From the sounds of the bellyaching in pockets of social media, Brooks Koepka’s name should have an asterisk next to it on the U.S. Open trophy.
You see, Koepka, in their view, didn’t win a real Open. Koepka won something less than an Open — maybe a PGA Championship or something like that — because he tied Rory McIlroy’s 72-hole scoring record en-route at Erin Hills en route to his first major title. What’s worse, in their eyes, is that six other guys finished at 10 under par or better, more than triple the total number of players to finish at that mark in the prior 116 U.S. Opens.
This Open was too easy, they say.
I say this Open was great, and, too, was Erin Hills as host.
Of course, if you’re a traditionalist who wants the one-week-only pain and suffering of a U.S. Open, you hated this week. Too many birdies and eagles. Too many players under par. Medinah No. 3 in Illinois laid down in 1990 like Erin Hills did this time around, and it’s only hosted PGA Championships and Ryder Cups since. You’re probably wishing the same on Erin Hills.
Most of golf knew going into this week that this course could yield a lot of red numbers if the wind didn’t blow (it didn’t except for portions of Sunday) and it rained (which it did, in spades). The wide fairways aren’t hard to hit by design, influenced by the Augusta National design so lauded for playing as a second-shot golf course. However, the purists want second-shot, friendly courses reserved for two other majors. They want the U.S. Open to be an every-shot golf course, inducing claustrophobia with tiny fairways, unfair bounces and deep, penal rough to play into rock-hard, lightning-fast greens. The 2-foot-deep fescue was too far offline to play a starring role this week, and the weather left Erin Hills practically defenseless.
However, what happened at Erin Hills isn’t an isolated barrage of scoring. The U.S. Open has lacked bite in six of the last nine years, including four in a row.
Ricky Barnes got to 10 under at Bethpage Black in 2009, which looked as muddy as Woodstock did in ’69.
Rory McIlroy made a mockery of Congressional in 2011 thanks to a one-two punch of heat and rain on weak, renovated greens.
Martin Kaymer smoked Pinehurst No. 2 in the first two rounds in 2014, forcing the USGA to juice up weekend pins as the German coasted to a second major.
A lack of rain devastated first-time (and maybe only-time) host Chambers Bay to the point that some putting surfaces were missing grass — and 5-under total still won on the then-longest US Open course.
Oakmont caught deluges of rain last year and couldn’t show all of its teeth as we’ve come to expect.
So, tell me more about how Erin Hills was too easy. With modern, impeccably made technology and pro golf talent pools deeper than ever, it’s practically impossible to deter scoring with rain and without wind.
The counter from the purists is that the USGA has traditionally thwarted scoring and administered pain by tightening fairways to nearly microscopic widths, surrounding targets with juicy rough and ginning up green speeds. The USGA also does that by artificially setting par, typically at 70, by reducing common par 5s into monstrous par 4s and by adding length that no one would use but for an Open. Case in point? No. 15 at Erin Hills played on Saturday as a 278-yard par 4. Fun! Oakmont’s eighth hole was a nearly 300-yard par 3. Boo? One’s easy; one’s tough.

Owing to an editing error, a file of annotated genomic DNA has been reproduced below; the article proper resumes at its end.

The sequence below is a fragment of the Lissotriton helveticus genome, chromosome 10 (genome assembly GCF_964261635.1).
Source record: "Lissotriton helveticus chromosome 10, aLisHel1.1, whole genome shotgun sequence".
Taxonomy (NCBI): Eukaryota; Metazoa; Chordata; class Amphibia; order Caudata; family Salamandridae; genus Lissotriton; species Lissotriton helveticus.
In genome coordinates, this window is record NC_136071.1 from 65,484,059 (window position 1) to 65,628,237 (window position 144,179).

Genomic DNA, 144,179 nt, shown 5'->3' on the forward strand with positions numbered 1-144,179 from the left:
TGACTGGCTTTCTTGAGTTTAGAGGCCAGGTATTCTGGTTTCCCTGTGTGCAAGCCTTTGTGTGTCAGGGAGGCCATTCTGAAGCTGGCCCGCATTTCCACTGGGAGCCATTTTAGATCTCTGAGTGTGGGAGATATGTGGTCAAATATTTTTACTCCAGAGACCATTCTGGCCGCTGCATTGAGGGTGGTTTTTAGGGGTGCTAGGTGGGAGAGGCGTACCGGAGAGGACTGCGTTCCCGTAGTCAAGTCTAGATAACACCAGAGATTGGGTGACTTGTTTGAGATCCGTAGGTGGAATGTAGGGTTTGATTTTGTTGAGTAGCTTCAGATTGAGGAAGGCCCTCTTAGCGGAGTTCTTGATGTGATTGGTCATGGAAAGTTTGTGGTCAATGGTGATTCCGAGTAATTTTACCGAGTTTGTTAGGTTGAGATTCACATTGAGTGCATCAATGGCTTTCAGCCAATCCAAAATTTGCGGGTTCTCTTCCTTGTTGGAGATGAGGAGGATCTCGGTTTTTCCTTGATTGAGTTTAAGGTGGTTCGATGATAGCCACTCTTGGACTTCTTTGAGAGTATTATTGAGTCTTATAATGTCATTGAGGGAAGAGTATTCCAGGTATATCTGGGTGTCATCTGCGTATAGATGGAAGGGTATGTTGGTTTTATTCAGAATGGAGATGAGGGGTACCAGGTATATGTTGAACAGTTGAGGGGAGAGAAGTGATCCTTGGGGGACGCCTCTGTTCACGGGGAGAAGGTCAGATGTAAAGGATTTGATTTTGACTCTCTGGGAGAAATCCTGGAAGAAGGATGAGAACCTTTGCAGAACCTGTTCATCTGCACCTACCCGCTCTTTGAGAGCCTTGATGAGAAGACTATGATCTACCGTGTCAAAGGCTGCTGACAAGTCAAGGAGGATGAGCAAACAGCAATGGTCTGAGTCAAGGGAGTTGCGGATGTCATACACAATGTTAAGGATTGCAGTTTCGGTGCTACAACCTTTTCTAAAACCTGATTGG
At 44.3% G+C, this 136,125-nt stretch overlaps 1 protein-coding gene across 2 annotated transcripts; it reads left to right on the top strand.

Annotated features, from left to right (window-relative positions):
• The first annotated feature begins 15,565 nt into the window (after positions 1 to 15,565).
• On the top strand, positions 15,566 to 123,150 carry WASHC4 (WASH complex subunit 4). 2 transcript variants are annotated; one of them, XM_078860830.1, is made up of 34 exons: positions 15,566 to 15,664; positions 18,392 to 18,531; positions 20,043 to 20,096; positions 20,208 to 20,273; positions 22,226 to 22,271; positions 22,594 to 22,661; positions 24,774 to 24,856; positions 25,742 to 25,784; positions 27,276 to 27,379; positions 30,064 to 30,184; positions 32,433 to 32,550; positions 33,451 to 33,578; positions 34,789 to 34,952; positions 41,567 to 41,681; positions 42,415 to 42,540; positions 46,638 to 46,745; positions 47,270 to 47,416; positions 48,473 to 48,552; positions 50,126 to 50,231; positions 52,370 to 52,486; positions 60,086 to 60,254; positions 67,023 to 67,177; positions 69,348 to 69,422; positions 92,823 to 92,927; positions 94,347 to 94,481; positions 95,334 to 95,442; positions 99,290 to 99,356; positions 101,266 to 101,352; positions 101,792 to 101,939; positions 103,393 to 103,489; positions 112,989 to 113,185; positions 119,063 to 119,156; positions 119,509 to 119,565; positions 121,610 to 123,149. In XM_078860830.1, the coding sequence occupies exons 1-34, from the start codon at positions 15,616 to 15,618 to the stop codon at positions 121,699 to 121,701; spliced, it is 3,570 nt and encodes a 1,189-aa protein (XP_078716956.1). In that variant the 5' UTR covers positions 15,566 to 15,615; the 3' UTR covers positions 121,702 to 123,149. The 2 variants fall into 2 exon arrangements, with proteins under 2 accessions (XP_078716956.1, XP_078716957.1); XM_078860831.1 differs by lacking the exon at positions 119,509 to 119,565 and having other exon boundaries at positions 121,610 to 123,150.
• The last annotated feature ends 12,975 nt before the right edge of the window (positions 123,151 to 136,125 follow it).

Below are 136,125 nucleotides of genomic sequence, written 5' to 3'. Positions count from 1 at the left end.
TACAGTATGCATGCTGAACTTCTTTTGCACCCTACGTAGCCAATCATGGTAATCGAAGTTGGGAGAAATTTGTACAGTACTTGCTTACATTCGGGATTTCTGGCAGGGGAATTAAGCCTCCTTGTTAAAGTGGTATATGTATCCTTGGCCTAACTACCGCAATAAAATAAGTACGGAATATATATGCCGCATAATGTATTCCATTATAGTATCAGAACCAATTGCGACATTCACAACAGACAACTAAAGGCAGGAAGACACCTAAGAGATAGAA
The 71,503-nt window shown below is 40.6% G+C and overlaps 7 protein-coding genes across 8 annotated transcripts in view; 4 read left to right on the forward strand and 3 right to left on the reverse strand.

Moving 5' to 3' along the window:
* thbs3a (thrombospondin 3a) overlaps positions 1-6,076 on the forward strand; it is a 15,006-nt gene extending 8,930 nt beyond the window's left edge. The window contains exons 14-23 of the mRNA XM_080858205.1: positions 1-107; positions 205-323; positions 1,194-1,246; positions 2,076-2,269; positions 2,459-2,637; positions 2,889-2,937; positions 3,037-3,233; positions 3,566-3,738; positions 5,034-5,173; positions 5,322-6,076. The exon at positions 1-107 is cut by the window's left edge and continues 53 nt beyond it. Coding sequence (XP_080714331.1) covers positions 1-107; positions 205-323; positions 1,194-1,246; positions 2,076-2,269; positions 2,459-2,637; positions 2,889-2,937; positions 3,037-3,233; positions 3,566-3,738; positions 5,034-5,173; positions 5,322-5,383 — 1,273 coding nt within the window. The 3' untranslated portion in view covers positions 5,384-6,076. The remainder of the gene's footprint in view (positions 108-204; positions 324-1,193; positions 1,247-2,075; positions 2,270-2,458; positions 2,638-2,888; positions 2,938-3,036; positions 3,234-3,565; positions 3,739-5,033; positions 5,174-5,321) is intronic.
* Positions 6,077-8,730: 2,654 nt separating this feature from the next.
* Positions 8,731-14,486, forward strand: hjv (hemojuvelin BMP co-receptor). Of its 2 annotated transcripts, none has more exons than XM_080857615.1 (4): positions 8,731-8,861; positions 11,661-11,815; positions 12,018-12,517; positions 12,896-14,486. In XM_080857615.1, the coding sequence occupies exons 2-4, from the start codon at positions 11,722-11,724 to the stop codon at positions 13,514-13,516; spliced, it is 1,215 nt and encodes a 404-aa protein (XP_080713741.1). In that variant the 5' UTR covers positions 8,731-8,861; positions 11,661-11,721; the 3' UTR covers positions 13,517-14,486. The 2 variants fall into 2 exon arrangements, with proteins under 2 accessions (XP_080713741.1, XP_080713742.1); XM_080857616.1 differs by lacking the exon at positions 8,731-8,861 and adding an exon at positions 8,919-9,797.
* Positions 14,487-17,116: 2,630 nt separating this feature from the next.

If there are any hurt feelings from how mean the U.S. Open field was to par this week, then try this mental trick: Imagine it as a par-70 instead of a par-72. Imagine No. 1 as a par 4 and No. 15 as a par 3. All of a sudden, the winning score is 8 under and just eight players beat par. Voila!
Erin Hills didn’t need beat-you-over-the-head features to make players think, though it lacked the features that viewers have traditionally come to anticipate as a Drudge siren for difficulty. Wide fairways meant choices, and choices, as Pete Dye often attests, are what really gets the best players into a bind. The ego is a funny thing. When we have no choice, the task becomes more focused and a little easier. Sure, hitting a 22-yard-wide fairway at your daddy’s Open is harder than hitting a 60-yard-wide fairway at Erin Hills. But a guy like Brooks Koepka, who hit a 379-yard 3-wood downhill and downwind on No. 18 on Sunday, still has an edge either way because he knows, just as short-knocker Jim Furyk does, that if they both miss the fairway off the tee, Koepka has an even bigger edge from the rough.
Even if you didn’t like Erin Hills, we can agree on one thing: Length clearly is not a deterrent. Brian Harman is a perfectly average driver of the ball on the PGA Tour, and he finished T-2. Bill Haas isn’t long, and he finished T-5. There’s actually scoring data from the PGA Tour to suggest that, at a certain length, making par 5s longer improves overall scoring regardless of a player’s average driving distance.
Brandel Chamblee said on Golf Channel he thinks the Open and other major courses need to go to 8,000-yard lengths to stymie players. First, there aren’t many of those. Second, what difference is 165 yards going to do compared to what Erin Hills offered? The problem with length is that it makes it harder to draw up true hazards that aren’t vast seas of sand or water features running the full length of holes. The more north-south space a golf hole has, the more difficult it is to reasonably frame it with obstacles.
If anything, Erin Hills proved that the only things that can be done to bring the field back to par are the classic USGA manipulations. If there’s a clamoring for that, we’ll see how they do in defending par in the coming years, as the U.S. Open moves through a run of classic venues: Shinnecock Hills, Pebble Beach and Winged Foot. By then, the whining about Erin Hills will end, but the onslaught against par will not.